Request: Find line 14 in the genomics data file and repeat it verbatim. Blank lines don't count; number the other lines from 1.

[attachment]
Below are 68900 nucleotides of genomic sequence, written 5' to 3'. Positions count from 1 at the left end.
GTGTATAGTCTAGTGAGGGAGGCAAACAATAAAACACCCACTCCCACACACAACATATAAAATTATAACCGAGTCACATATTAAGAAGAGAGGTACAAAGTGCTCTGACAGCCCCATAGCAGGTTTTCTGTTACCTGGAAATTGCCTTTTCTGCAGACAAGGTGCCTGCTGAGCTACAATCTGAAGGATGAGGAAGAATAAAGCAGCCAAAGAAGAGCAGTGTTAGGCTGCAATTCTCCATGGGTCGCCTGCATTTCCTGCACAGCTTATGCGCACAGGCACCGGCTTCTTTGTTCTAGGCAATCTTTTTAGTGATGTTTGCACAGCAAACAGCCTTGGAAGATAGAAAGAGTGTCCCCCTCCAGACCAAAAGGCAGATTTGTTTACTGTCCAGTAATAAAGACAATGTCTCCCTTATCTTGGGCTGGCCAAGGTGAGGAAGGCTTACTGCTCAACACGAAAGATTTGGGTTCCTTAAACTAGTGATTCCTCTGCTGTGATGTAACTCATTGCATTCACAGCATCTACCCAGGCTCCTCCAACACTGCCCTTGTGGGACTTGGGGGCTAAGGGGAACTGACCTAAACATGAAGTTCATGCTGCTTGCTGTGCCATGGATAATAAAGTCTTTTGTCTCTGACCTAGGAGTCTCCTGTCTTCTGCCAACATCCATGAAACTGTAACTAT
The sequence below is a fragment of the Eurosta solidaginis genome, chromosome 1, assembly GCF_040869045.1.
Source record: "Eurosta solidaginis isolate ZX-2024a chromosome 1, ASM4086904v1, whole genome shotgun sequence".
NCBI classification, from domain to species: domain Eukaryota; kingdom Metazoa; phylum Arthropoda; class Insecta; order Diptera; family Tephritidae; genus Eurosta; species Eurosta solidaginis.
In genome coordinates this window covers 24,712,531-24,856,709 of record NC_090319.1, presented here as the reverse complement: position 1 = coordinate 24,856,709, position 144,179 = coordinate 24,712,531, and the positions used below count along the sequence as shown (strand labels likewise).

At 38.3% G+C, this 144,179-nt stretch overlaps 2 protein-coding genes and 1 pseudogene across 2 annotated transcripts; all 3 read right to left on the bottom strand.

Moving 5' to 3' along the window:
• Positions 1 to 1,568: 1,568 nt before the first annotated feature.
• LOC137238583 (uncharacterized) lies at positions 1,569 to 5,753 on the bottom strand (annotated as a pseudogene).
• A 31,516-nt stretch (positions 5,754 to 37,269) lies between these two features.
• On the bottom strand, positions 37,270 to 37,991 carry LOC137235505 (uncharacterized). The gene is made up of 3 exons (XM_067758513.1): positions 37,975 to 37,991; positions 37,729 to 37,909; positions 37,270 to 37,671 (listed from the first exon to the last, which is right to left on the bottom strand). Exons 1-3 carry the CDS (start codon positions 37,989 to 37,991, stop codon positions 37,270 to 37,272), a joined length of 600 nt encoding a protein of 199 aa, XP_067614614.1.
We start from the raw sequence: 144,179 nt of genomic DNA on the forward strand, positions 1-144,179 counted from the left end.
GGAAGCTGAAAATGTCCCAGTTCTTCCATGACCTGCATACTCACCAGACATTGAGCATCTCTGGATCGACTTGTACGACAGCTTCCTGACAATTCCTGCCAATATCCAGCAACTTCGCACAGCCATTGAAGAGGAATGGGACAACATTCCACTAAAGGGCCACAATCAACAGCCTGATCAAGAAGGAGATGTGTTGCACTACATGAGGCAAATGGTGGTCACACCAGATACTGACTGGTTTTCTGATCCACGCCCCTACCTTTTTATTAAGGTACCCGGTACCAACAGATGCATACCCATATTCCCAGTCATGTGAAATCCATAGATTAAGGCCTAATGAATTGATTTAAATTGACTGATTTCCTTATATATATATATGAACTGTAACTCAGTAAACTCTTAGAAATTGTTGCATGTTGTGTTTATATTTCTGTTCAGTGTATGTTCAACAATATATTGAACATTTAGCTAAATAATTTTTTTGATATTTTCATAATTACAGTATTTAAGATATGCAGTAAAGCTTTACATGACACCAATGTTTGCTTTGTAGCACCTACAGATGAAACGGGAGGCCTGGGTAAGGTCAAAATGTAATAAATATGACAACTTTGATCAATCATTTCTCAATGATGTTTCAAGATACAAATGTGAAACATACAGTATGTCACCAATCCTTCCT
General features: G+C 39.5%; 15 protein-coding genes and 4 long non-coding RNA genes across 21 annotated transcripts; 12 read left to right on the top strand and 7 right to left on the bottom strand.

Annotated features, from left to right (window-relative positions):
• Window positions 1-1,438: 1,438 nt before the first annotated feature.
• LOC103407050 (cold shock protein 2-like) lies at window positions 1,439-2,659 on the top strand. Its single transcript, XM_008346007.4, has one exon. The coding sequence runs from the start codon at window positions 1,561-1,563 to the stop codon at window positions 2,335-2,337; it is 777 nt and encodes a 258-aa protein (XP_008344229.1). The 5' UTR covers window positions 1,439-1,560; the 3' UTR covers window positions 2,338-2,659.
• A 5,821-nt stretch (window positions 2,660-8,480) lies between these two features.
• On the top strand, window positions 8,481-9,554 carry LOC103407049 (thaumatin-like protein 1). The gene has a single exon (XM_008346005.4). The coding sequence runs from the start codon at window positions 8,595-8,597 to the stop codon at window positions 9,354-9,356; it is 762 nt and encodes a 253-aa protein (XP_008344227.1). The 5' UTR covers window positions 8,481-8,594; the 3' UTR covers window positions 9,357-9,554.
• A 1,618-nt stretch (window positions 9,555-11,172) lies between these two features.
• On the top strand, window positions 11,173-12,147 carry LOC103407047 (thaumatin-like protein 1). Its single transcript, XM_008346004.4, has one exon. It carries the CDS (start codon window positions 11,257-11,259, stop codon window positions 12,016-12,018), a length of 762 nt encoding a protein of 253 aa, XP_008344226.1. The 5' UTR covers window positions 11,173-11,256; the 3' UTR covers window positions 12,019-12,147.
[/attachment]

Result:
GGAAGCTGAAAATGTCCCAGTTCTTCCATGACCTGCATACTCACCAGACATTGAGCATCTCTGGATCGACTTGTACGACAGCTTCCTGACAATTCCTGCCAATATCCAGCAACTTCGCACAGCCATTGAAGAGGAATGGGACAACATTCCACTAAAGGGCCACAATCAACAGCCTGATCAAGAAGGAGATGTGTTGCACTACATGAGGCAAATGGTGGTCACACCAGATACTGACTGGTTTTCTGATCCACGCCCCTACCTTTTTATTAAGGTACCCGGTACCAACAGATGCATACCCATATTCCCAGTCATGTGAAATCCATAGATTAAGGCCTAATGAATTGATTTAAATTGACTGATTTCCTTATATATATATATGAACTGTAACTCAGTAAACTCTTAGAAATTGTTGCATGTTGTGTTTATATTTCTGTTCAGTGTATGTTCAACAATATATTGAACATTTAGCTAAATAATTTTTTTGATATTTTCATAATTACAGTATTTAAGATATGCAGTAAAGCTTTACATGACACCAATGTTTGCTTTGTAGCACCTACAGATGAAACGGGAGGCCTGGGTAAGGTCAAAATGTAATAAATATGACAACTTTGATCAATCATTTCTCAATGATGTTTCAAGATACAAATGTGAAACATACAGTATGTCACCAATCCTTCCT